Nothing says fall desserts like an apple crisp. The changing season, the falling leaves, the sweaters, the chill in the morning air, they all point to harvest and to apples and to warm meals with friends. What’s more, Steven Raichlen’s amazing smoked apple crisp recipe gives you an excuse to fire up your smoker and smell and taste wood smoke again this fall. It has bourbon. It has bacon. What’s not to love?
For this project, we heat our smoker hotter than we would for, say, a brisket, because we’re not looking for any low-and-slow enzymatically-induced collagen destruction in muscle fibers. We are just looking to cook some apples and gelatinize some starches. And get some smokey crisp topping, too.
Apple Crisp: A Tale of Two Temperatures
One of the challenges with apple crisp is that we need two different temperatures to do two different things to make the perfect dessert.
The butter in the topping needs to melt and the crust needs to experience Maillard browning. That only happens at temperatures above 310°F (154°C). The proteins and sugars break down and rearrange themselves into ring-like structures. Flavor and aroma compounds are created, not just the brown color. We’ll get the smoker up to 400°F (204°C) before introducing the crisp. This will give us plenty of browning on top while the apples come up more gently to temperature.
While the crust needs temperatures above 310°F (154°C) to get crisp, the apples inside the crisp need to be kept below a critical temperature.
As the filling reaches 183°F, we reach a critical point. This is the temperature at which pectin begins to break down. When the mortar in a brick building beings softening, there’s suddenly nothing holding the bricks together. Cells collapse, liquid gushes out, and you’ve got apple sauce on your hands.
—J. Kenji Lopez-Alt
Apple pectin breaks down at about 183°F (84°C), turning the apples into applesauce. We want there to be some apple structure for our crisp, so we should shoot for a temperature below that. Combine that with the fact that the starch in the flour that will be thickening the sauce will gelatinize between 120°F-140°F (49°C-60°C), and we’ve got a target temp for our apple filling.
The filling will be insulated by the crust and take longer to rise in temperature, of course. We’ll be shooting for a pull temp between 140°F and 180°F (60°C-82°C) and no higher in the thermal center. To get this right we’ll be periodically checking our crisp with a Thermapen Mk4®.
Smoked Bacon-bourbon Apple Crisp Recipe
*Recipe from Steven Raichlen’s Project Smoke
- 2 strips high quality bacon
- 3 pounds crisp, sweet apples like Honeycrisp or Gala
- ⅓ cup packed brown sugar, or to taste
- 1 ½ tablespoons all-purpose flour
- 1 teaspoon finely grated lemon zest
- 1 teaspoon ground cinnamon
- Pinch of salt
- 3 tablespoons bourbon
- 8 tablespoons (1 stick) unsalted butter, cut into ½” pieces and well chilled
- ½ cup crushed gingersnap cookies (this is what we used) or granola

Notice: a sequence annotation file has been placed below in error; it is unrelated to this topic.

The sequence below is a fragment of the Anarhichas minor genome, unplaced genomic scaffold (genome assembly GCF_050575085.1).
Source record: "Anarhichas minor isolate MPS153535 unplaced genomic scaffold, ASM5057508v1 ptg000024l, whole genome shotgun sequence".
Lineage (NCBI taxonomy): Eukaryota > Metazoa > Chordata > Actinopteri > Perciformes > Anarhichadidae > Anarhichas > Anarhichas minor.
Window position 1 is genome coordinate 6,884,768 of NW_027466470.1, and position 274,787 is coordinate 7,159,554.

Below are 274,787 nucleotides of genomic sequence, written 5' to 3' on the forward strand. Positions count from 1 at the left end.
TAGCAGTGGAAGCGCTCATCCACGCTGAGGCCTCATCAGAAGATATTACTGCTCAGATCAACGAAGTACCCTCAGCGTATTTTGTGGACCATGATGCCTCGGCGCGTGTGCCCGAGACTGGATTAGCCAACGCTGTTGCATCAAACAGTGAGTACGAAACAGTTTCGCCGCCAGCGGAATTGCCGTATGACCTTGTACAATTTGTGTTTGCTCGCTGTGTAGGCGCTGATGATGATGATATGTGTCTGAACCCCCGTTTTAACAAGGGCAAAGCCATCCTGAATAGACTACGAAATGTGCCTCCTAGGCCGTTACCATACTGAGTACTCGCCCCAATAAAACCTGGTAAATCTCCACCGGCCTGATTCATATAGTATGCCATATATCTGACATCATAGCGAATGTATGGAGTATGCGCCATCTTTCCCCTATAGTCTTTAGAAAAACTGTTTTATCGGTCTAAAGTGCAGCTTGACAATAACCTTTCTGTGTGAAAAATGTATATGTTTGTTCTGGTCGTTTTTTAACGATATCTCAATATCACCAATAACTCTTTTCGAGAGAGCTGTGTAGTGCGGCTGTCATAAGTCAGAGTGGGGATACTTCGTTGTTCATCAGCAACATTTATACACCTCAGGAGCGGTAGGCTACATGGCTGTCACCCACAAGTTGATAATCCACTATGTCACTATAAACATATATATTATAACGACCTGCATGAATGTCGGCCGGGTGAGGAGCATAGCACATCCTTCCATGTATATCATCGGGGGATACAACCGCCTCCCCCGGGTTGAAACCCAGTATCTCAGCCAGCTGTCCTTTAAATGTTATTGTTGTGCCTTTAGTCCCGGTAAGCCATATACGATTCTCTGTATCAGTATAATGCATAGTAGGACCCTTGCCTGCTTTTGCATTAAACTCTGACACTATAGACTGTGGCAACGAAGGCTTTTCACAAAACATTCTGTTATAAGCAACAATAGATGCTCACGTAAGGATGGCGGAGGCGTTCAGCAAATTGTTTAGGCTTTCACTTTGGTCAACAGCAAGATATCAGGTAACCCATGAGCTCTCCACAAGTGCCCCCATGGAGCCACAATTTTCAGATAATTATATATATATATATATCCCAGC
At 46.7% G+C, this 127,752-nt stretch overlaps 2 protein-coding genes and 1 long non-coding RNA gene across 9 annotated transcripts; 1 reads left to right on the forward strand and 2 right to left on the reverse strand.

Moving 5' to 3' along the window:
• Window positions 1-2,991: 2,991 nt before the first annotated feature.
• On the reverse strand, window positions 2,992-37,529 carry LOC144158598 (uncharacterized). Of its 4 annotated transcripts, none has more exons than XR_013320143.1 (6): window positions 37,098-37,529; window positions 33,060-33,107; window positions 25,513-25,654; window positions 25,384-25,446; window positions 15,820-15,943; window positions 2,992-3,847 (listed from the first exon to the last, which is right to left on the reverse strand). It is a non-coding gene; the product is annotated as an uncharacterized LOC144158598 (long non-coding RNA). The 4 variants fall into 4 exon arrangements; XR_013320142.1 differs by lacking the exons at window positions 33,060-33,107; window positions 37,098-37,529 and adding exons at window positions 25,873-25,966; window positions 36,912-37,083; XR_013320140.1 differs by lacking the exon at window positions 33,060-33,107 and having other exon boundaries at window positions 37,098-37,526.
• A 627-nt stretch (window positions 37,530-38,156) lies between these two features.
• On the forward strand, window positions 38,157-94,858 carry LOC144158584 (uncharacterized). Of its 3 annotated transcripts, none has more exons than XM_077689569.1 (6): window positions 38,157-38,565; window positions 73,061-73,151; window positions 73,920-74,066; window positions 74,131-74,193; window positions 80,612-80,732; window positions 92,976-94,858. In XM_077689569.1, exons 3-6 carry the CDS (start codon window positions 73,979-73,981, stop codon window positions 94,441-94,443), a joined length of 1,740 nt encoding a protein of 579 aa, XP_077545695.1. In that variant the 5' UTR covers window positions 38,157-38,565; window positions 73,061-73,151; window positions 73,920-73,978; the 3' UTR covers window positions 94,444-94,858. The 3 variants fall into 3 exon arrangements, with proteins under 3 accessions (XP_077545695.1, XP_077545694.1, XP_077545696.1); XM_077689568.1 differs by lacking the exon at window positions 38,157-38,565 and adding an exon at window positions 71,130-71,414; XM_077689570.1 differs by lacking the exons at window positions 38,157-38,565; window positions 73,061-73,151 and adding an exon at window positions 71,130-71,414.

- ½ cup all-purpose flour
- ½ cup granulated sugar
- ½ cup brown sugar
- Pinch of salt
- Ice cream, for serving
- Prepare the grill for indirect cooking and heat it to 400°F (204°C).
- We used a small cast iron pan and an IRK-2® to make sure our temperature was where it needed to be. The IRK-2 comes with a circle laser so you can be sure you are measuring just the surface of the cast iron pan and not sampling the grill grates and the fire behind the grill grates as well (for more on this, see our post Infrared Thermometer Basics & Best Practices).
Make the Filling
- Fry the bacon in a small skillet over medium heat until crisp, about four minutes (this can be done in the same skillet you will use to cook the whole dessert).
- Drain bacon pieces.
- Peel and core apples.
- Cut them into 1” pieces.
- Combine the apple pieces with the bacon, sugar, flour, zest, cinnamon, and salt.
- Stir to combine, then add the bourbon and stir again. Taste for desired sweetness.
- Spoon into a cast iron skillet.
Make the Topping
- Combine butter, crumbs/granola, flour, sugars, and salt in a food processor.
- Pulse to combine to a sandy, grainy texture.
- Sprinkle over top of the apple filling in the skillet.
Smoke the Apple Crisp
- Check your grill temperature using an the IRK-2, and if you’re at 400°F (204°C), get roasting!
- Add wood chips (apple is best for this recipe) to the coals, put your crisp in, and cover the grill.
- Smoke roast the crisp until the topping is browned and crispy and the filling has hit our target temperature ( 140°F – 180°F [60°C-82°C]). The edges of the sauce will be bubbling at a higher temp, but our center should be in that range. Poke an apple piece with your Thermapen Mk4’s probe. It should be soft enough to penetrate easily. The cooking should take 45 minutes to an hour.
- Remove from heat.
- Top with ice cream, serve, and enjoy the compliments!
Luscious sauce and soft-but-not-mushy apples are yours with this unique recipe if you keep an eye on your internal temperature. The smoker’s higher heat works to crisp the topping while the apples have their starch gelatinized without destroying their pectin between 140°F and 180°F (60°C-82°C).
Project Smoke by Steve Raichlen
“The Food Lab’s Apple Pie, Part 2: Perfect Apple Pie Filling” by J. Kenji Lopez-Alt
On Food and Cooking by Harold McGee